Ex officio:  Terry Geib, Deane Collinson

This committee does not have any ex-officio members.

Ex officio:  Terry Geib, Deane Collinson Management resource:  Jeff Ambrose, VP, Petroleum, Wine Spirits Beer, Home Health Care, Travel & Business Development The Co-operative Relations Committee was formed to provide strategic oversight and give due consideration to opportunities that align with the overarching co-operative principles and Calgary Co-op’s business plans and strategies. The committee met once in the 2013 fiscal year.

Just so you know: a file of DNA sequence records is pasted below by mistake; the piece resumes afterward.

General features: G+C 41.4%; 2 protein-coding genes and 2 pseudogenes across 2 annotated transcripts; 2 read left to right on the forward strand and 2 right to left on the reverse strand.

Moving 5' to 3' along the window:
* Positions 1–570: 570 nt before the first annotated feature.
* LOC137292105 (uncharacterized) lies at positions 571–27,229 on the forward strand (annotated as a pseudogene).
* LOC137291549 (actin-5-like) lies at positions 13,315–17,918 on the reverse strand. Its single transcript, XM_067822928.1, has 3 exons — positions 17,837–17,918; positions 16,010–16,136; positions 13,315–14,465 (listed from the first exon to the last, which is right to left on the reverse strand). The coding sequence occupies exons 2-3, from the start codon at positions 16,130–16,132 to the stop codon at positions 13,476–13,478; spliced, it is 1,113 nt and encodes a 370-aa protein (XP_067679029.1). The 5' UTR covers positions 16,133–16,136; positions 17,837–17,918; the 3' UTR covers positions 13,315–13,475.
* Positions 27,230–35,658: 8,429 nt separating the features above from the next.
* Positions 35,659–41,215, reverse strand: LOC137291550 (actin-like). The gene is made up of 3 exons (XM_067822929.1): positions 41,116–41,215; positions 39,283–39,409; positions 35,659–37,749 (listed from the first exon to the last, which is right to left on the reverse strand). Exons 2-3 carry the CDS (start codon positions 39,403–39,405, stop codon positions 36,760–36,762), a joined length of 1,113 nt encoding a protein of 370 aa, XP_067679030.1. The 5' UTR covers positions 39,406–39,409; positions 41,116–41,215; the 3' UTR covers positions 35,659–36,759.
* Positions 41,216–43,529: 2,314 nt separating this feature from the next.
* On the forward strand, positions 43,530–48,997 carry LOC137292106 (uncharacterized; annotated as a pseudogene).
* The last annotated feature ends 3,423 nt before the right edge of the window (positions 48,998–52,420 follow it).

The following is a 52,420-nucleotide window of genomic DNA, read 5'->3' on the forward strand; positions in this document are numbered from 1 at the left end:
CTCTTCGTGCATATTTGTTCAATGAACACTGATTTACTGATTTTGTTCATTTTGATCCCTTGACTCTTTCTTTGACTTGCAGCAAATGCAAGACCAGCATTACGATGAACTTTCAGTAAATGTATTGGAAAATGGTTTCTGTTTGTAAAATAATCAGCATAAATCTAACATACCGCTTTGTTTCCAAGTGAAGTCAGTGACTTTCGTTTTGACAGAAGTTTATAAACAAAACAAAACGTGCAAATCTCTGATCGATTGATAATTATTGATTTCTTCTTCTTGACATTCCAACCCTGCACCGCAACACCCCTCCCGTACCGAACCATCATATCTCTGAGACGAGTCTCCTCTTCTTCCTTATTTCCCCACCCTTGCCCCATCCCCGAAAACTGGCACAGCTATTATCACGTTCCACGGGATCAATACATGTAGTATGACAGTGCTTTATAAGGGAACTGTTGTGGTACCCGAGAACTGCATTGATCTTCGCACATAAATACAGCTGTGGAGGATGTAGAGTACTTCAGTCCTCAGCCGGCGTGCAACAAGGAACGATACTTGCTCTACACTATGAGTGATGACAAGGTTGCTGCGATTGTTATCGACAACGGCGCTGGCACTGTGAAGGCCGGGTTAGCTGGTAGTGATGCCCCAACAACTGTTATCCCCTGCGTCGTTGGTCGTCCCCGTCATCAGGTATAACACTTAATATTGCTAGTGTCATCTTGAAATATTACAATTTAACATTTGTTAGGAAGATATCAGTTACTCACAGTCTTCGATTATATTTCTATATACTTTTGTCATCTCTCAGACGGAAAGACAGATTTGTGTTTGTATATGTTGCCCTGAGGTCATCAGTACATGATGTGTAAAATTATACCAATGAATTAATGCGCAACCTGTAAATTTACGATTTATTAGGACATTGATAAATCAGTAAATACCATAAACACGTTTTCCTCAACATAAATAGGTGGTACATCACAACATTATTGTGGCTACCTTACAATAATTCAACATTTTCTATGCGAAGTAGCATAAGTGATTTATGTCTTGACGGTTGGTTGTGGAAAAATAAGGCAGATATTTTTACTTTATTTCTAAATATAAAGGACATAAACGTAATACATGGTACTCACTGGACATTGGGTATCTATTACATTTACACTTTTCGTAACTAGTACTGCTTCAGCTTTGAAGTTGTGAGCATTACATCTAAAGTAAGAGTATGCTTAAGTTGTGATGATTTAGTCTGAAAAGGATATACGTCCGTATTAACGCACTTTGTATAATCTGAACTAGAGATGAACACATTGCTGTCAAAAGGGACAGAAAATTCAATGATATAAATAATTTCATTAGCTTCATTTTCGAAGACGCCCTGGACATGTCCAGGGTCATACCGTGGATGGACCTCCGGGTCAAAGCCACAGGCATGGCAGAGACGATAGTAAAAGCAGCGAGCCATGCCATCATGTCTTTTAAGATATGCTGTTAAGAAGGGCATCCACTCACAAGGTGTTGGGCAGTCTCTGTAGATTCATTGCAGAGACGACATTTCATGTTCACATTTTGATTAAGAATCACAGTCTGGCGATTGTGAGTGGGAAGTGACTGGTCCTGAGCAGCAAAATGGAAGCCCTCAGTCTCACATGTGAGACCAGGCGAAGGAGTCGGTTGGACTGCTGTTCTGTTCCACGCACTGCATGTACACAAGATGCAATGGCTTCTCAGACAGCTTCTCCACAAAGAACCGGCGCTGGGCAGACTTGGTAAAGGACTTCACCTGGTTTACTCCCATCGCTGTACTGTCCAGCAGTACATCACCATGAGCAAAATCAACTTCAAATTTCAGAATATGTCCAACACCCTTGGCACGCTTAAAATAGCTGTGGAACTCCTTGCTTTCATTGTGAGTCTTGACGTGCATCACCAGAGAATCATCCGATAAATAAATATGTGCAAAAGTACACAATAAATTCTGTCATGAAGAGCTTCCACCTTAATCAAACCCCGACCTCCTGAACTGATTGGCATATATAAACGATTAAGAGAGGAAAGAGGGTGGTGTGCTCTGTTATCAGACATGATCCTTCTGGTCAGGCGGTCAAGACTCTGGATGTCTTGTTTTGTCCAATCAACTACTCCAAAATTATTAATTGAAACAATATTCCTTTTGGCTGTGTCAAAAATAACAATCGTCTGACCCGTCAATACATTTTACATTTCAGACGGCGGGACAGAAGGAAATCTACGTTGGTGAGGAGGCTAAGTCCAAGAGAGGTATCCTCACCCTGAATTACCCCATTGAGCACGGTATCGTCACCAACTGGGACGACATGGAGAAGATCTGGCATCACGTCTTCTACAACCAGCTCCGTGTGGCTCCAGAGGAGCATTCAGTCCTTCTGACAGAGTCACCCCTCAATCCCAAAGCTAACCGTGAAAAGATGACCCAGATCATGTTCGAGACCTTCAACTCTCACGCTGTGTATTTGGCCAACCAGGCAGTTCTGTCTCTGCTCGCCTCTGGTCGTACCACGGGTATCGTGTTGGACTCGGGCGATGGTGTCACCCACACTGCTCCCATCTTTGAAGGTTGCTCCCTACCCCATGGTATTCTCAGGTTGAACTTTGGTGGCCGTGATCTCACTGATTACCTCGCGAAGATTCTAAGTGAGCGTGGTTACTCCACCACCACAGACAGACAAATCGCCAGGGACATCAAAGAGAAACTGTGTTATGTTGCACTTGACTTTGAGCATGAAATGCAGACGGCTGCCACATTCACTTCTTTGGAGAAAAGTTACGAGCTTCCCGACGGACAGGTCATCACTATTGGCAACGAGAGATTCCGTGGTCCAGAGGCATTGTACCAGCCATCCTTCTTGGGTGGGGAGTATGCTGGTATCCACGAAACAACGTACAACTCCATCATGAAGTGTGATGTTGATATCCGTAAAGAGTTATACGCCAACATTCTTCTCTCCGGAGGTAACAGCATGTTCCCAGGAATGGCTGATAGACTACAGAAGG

The committee held five full committee meetings and two ad hoc committee sessions during the year in order to complete work on various projects, including the utilization of a consultant to guide the research and subsequent realignment of committee duties and responsibilities. Specifically, the Governance, Performance and Compensation Committees and the Nominating Committee’s roles and responsibilities were realigned to achieve an improved and more effective structure for Board governance. The committee also addressed the Annual General Meeting and established multiple improvements to this important event. As well, the Governance Committee continued work on the director election process, reviewing and streamlining sections of the Directors’ Manual. In keeping with governance standards of practice, the bylaws were updated to establish procedures for resignation and removal of Directors and bring up to date generic references to bring precision to the meaning of standard terms.